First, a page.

That Crazy Feeling

"That Crazy Feeling"
Single by Kenny Rogers
B-side We'll Always Have Each Other
Released February 1958
Format 7" vinyl
Genre Rock
Length 2:11
Label Carlton Records
Writer(s) Ray Doggett
Kenny Rogers singles chronology
"That Crazy Feeling"
"I've Got a Lot to Learn"

That Crazy Feeling is a song written by Ray Doggett and recorded by American country music artist Kenny Rogers (then known as Kenneth Rogers). It was released in 1957 as his debut single, first by Kix Records and then picked up in 1958 by Carlton Records.[1]


The song was a major seller in Houston, Texas, Rogers home town, where he was established among the general public as a member of the doo-wop outfit The Scholars, who had just broken up after several releases.

“That Crazy Feeling” was issued with “We’ll Always Have Each Other” as the b-side, and it sold well and reached the top 3 on the local sales charts. The success of the single earned Rogers a national TV appearance on “American Bandstand” to promote the single. Still, its huge success in Houston was not mirrored elsewhere. While it did not reach the Billboard magazine national chart, it did chart as high as number 51 on the Cash Box top 100 hit list.

It was successful enough to be included on a various artists collection issued by Carlton the following year, titled “One Dozen Goldies.” . Carlton issued a follow-up single by Rogers, “I’ve Got A Lot to Learn” backed with “For You Alone.”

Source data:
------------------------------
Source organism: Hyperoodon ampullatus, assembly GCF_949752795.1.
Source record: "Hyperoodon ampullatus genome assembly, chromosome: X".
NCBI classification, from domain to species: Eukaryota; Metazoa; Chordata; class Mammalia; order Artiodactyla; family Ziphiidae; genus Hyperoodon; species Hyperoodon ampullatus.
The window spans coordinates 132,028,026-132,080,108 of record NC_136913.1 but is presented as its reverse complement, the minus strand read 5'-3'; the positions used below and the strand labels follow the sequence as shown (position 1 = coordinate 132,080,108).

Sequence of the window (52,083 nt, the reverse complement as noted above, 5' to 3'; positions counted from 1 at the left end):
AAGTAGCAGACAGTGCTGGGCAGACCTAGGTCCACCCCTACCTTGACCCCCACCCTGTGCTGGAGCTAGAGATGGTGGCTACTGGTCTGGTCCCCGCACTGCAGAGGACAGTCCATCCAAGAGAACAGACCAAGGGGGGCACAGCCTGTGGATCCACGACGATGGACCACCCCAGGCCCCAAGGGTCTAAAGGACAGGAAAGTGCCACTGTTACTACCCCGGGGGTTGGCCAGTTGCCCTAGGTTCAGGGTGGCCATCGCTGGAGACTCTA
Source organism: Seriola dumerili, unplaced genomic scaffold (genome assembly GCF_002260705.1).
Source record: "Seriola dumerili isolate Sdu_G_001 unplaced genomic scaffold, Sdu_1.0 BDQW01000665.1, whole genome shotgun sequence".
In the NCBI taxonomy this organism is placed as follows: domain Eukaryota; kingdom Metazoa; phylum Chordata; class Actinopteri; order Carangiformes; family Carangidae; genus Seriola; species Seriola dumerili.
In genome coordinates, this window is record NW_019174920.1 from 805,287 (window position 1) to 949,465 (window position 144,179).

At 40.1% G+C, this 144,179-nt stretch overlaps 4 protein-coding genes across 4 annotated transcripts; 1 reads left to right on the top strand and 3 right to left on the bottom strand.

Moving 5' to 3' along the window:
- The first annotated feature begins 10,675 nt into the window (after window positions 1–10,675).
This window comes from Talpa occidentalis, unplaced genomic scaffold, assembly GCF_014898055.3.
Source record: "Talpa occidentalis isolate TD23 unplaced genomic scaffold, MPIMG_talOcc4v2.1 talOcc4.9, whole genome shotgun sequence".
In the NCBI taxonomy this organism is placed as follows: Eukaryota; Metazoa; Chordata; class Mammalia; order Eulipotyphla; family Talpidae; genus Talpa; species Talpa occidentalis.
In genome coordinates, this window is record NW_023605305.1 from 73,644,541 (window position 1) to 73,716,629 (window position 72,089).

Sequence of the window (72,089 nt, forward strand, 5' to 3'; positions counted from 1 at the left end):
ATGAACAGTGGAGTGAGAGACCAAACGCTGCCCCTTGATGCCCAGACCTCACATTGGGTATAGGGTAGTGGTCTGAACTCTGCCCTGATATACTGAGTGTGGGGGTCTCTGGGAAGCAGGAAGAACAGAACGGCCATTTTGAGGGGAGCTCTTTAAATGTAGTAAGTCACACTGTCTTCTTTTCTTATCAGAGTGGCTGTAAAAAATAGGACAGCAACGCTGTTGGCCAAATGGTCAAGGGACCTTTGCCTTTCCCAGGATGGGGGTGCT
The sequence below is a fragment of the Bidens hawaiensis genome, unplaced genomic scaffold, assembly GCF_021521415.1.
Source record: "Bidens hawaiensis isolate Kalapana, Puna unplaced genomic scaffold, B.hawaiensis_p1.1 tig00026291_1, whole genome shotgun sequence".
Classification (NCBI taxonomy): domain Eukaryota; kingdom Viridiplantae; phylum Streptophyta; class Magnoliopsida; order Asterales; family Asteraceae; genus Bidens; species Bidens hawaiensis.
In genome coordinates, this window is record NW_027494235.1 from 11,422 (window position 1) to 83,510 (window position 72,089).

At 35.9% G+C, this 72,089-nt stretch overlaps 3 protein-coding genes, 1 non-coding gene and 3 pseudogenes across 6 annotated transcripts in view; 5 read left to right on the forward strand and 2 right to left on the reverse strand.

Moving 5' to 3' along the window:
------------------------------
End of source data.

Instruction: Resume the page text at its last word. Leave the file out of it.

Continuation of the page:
Kenny Rogers later signed with a variety of labels after being dropped by Carlton and went on to worldwide fame with hit singles like "Ruby, Don't Take Your Love To Town", "The Gambler" and "Coward of the County". Despite his status as one of the music industry's best-selling artists, "That Crazy Feeling" was not rereleased until it appeared on Rogers' career spanning box set "Through The Years: A Retrospective" in 1998. It also appeared on the 2013 Various Artists compilation "For You Alone - The Carlton Records Story" with several other of Rogers' recordings.


  1. Whitburn, Joel (2004). The Billboard Book Of Top 40 Country Hits: 1944-2006, Second edition. Record Research. p. 298.
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